2. Orthodox understand that the Spirit ORIGINATES in ESSENCE from the Father ALONE. Unfortunately, this is not the faith of the Fathers before the ninth century. The Fathers East and West before the ninth century believed a slightly different version, which is – the Spirit ORIGINATES in ESSENCE from the Father THROUGH THE SON. This belief is preserved only by the Catholic Church East and West (and, from what I’ve read, several individual Orthodox theologians and hierarchs, and whomever else they may have managed by the grace of the Holy Spirit to return to the patristic faith).

God bless,

Greg


#9

[quote=GAssisi]The Fathers East and West before the ninth century believed a slightly different version, which is – the Spirit ORIGINATES in ESSENCE from the Father THROUGH THE SON. This belief is preserved only by the Catholic Church East and West
[/quote]

The belief which you have expressed is unfortunately heretical and any Fathers who held it were in serious error.

This definition below is the authentic and infallible teaching of the Roman Catholic Church given at the Council of Florence after several years of deliberation. It specifically excludes the speculative interpretation which you desire to attribute to the phrase “from the Father through the Son.”…

In the name of the holy Trinity, Father, Son and holy Spirit, we define, with the approval of this holy universal council of Florence, that the following truth of faith shall be believed and accepted by all Christians and thus shall all profess it: that the holy Spirit is eternally from the Father and the Son, and has his essence and his subsistent being from the Father together with the Son, and proceeds from both eternally as from one principle and a single spiration. We declare that when holy doctors and fathers say that the holy Spirit proceeds from the Father through the Son, this bears the sense that thereby also the Son should be signified, according to the Greeks indeed as cause, and according to the Latins as principle of the subsistence of the holy Spirit, just like the Father.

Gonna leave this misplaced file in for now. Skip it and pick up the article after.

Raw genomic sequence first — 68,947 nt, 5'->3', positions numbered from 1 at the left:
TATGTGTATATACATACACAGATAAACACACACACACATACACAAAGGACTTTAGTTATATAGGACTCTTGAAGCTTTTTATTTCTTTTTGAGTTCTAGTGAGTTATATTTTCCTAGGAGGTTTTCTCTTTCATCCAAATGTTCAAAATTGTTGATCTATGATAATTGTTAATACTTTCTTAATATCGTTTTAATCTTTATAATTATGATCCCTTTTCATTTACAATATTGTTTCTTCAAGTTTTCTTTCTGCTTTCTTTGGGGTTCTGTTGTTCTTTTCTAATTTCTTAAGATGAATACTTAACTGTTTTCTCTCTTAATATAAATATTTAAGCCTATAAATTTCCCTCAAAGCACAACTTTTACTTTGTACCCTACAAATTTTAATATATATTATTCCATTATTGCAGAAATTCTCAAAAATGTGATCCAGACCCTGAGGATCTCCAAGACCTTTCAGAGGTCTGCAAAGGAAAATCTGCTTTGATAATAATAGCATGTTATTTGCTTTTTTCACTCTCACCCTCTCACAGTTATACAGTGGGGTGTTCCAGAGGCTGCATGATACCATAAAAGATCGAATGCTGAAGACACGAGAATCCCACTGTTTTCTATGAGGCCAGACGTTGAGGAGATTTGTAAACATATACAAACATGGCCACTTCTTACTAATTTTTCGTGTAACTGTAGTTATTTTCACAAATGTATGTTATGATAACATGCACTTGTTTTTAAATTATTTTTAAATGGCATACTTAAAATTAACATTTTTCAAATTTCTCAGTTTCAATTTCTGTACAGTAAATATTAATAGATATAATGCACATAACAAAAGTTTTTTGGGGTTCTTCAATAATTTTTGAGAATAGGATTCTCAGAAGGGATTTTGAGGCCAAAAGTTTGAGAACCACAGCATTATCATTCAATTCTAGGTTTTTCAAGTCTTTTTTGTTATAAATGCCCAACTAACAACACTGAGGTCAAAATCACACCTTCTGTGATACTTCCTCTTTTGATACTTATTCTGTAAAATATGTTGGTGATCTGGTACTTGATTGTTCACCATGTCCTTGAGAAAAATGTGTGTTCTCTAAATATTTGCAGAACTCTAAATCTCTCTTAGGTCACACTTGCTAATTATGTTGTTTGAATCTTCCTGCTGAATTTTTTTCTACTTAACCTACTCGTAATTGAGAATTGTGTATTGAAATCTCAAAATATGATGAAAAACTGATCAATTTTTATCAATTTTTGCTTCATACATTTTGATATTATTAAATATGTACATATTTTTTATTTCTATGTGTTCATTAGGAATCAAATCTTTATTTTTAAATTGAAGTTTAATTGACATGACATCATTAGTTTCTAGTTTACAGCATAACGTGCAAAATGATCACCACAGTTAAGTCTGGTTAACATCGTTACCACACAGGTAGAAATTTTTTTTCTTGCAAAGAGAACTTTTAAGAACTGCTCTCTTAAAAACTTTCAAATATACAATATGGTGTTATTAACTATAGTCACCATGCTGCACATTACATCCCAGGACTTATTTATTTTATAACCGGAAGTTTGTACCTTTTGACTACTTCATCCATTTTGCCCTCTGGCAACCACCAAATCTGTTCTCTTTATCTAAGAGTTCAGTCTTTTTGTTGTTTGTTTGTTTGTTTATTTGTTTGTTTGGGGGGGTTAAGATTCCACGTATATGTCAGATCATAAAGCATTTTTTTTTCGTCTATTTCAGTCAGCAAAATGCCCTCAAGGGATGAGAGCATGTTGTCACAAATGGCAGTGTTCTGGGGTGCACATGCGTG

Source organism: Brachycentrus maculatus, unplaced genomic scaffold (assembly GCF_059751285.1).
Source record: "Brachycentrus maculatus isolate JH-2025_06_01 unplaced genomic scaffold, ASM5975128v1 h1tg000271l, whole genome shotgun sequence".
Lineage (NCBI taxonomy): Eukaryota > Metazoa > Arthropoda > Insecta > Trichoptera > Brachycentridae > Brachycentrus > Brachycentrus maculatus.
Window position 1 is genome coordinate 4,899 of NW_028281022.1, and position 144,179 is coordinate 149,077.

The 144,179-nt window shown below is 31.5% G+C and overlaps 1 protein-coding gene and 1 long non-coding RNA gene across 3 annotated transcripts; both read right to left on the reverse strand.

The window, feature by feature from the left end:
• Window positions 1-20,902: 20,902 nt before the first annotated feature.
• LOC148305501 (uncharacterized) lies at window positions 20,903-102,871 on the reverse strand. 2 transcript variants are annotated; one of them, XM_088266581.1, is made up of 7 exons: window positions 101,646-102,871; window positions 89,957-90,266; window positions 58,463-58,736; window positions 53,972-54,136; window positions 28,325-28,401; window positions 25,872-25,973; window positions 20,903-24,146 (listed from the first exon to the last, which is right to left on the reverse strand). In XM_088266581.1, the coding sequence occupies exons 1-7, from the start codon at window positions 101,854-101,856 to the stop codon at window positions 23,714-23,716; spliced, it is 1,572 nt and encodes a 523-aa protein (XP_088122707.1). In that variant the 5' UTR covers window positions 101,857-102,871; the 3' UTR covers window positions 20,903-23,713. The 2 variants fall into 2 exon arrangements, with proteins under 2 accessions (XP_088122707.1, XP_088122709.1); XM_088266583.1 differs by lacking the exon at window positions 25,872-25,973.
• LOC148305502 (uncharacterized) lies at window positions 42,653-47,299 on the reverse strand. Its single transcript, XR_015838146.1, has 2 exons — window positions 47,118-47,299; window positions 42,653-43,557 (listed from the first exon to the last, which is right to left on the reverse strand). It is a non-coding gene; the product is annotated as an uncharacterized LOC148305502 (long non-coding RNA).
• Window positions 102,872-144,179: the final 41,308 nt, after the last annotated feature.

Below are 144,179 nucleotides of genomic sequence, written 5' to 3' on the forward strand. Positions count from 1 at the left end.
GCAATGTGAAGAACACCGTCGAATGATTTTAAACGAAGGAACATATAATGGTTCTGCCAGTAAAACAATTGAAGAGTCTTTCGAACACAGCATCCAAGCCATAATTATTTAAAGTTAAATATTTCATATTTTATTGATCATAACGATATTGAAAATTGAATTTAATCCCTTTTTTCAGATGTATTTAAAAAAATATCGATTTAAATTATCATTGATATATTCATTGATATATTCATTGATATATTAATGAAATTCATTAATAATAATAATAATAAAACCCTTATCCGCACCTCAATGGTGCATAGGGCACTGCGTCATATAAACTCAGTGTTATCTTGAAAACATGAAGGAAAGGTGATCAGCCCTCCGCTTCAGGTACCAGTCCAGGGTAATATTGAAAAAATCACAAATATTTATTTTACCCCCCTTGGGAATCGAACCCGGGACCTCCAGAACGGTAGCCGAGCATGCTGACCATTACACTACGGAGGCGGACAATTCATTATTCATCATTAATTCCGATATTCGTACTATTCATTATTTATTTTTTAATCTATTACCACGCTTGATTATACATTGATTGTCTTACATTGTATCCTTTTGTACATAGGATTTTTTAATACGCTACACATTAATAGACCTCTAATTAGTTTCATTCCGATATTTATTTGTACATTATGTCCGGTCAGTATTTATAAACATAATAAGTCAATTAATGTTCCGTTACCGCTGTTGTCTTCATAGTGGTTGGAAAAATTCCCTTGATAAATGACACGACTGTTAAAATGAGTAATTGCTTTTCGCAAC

And since the Father gave to his only-begotten Son in begetting him everything the Father has, except to be the Father, so the Son has eternally from the Father, by whom he was eternally begotten, this also, namely that the holy Spirit proceeds from the Son.

We define also that the explanation of those words “and from the Son” was licitly and reasonably added to the creed for the sake of declaring the truth and from imminent need.


#10

Dear Father,

We’ll discuss the meat of it another time. For now, clarification please: when you say “heretical” do you mean according to Orthodoxy, or according to Florence?

God bless,

Greg


#11

[quote=MaggieOH]Rather than quoting, probably out of context from an early Church Father, why not examine the evidence of the Scripture?

Maggie
[/quote]

Thanks for the advice. I am sure that you did not intend to be rude, but your comment took me by surprise.

As I am sure you realize, practically everything we can write here (including quotes from scripture) are axtracted from a wider context, even the Gospels: There are also many other things that Jesus did, but if these were to be described individually, I do not think the whole world would contain the books that would be written. John 21:25 It most certainly would be hard to avoid it.